The Greek cafes are indicative of the place that coffee occupies in the daily life of Greeks. For most of us, coffee is not just a drink, but an occasion to go out with friends. It is characteristic that in contrast to the counters of Italian espresso bars, Greek cafes and cafes always have tables, as a cup of coffee with friends lasts in Greece on average one and a half to two hours - many times, even longer. It is no coincidence that the most common proposal for a date, which marks the beginning of a new relationship, a new friendship, or just a new social contact, is the question "are we going for a coffee?". For this reason, perhaps coffee has taken such a deep root in the daily life of Greeks, beyond its taste and other properties: it is a cohesive element for creating company, an occasion for socialization, and the cheapest, easiest entertainment.
In the late 1950s, an easy, instant coffee came to compete with Greek coffee in mass. Dimitris Vakondios at the Thessaloniki International Fair of 1957 mixes instant coffee with cold water, ice cubes, sugar, and milk and creates frappe, which will monopolize the preferences of the male audience, but also of the younger audience in general until the late 1980s. and is considered a characteristic Greek taste, indicative of the incidental, Greek coffee culture (which, moreover, influenced, as it is consumed very slowly, making the consumption of coffee even more time consuming), the frappes has been in decline for years, and do not seem to easily regains his former glories.
Although the introduction of espresso in Greece took place quite early, as there were hangouts of artists, secularists, and intellectuals who served espresso since the '50s, what delayed a lot in Greece was its widespread. Until the 1990s, espresso and cappuccino in Greece were the business of a limited group of people, however, the landscape changed abruptly, and quickly espresso and cappuccino became very popular with the general public. Two Greek variations, Freddo Espresso and Freddo Cappuccino, which combined the rich taste of espresso with the Greek need for iced, refreshing drinks, catalyzed the marginalization of frappe, and the almost universal adoption of espresso, but also all rely on it. Espresso has become the new favorite Greek habit, whether we are talking about espresso, or cappuccino, or even their frozen versions.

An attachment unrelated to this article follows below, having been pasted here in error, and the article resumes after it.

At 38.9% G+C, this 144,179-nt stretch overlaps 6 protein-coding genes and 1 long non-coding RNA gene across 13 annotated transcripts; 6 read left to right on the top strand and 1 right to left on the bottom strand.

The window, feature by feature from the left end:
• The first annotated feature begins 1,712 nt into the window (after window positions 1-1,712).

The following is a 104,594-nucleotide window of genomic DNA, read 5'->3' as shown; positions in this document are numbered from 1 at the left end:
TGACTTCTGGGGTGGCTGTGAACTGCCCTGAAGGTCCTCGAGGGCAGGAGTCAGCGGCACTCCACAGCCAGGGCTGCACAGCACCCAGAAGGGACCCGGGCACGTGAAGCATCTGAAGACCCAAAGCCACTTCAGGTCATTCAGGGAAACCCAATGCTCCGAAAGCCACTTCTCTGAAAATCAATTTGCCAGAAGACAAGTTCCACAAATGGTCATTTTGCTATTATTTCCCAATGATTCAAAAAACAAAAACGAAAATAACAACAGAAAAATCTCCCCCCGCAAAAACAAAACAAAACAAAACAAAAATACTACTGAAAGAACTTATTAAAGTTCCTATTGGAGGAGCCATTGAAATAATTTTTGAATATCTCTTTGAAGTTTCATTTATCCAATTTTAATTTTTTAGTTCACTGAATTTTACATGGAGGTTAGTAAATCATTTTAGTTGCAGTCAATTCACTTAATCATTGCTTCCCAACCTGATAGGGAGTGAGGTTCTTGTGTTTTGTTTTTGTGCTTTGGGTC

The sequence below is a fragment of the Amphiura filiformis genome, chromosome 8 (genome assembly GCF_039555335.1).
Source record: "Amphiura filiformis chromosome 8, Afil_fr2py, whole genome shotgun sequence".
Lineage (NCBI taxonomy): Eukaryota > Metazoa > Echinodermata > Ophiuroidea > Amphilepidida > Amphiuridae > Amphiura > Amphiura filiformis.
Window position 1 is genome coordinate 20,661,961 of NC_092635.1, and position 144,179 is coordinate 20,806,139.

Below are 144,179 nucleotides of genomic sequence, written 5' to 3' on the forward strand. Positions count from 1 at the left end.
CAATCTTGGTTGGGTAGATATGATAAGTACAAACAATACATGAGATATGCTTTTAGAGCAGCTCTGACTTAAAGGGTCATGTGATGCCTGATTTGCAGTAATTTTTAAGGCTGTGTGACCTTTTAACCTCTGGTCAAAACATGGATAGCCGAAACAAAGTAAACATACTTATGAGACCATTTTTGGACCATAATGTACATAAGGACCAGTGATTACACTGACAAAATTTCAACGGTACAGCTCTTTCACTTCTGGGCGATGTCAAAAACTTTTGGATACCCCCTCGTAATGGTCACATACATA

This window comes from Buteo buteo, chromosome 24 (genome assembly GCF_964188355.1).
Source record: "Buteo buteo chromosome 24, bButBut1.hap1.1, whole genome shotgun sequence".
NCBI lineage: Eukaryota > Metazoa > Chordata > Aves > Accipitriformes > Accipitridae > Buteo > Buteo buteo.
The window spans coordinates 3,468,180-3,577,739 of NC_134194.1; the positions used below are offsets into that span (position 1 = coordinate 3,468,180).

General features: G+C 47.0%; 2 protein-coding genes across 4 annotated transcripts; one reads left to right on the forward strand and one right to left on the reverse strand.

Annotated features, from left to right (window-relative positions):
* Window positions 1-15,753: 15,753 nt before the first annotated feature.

The first years of the 21st century find the Greek coffee scene more pluralistic than ever. It is a fact that in our country a highly informed and demanding public has developed, which is always looking for, reading, tasting, and having an opinion about the coffee they drink. The innovations and habits of the "Third Wave" of coffee have found fertile ground in Greece, and all the discussion that has developed around coffee always results in more choices for the consumer but also in improving the services provided. The only thing that has not changed, is the core of the Greek coffee culture: coffee is time-consuming, it is simple and daily entertainment, and is always enjoyed with friends, whether it is an old-fashioned frappe or a quality Italian espresso. The only sure thing, with all the changes that come, is that we will always continue to enjoy our coffee!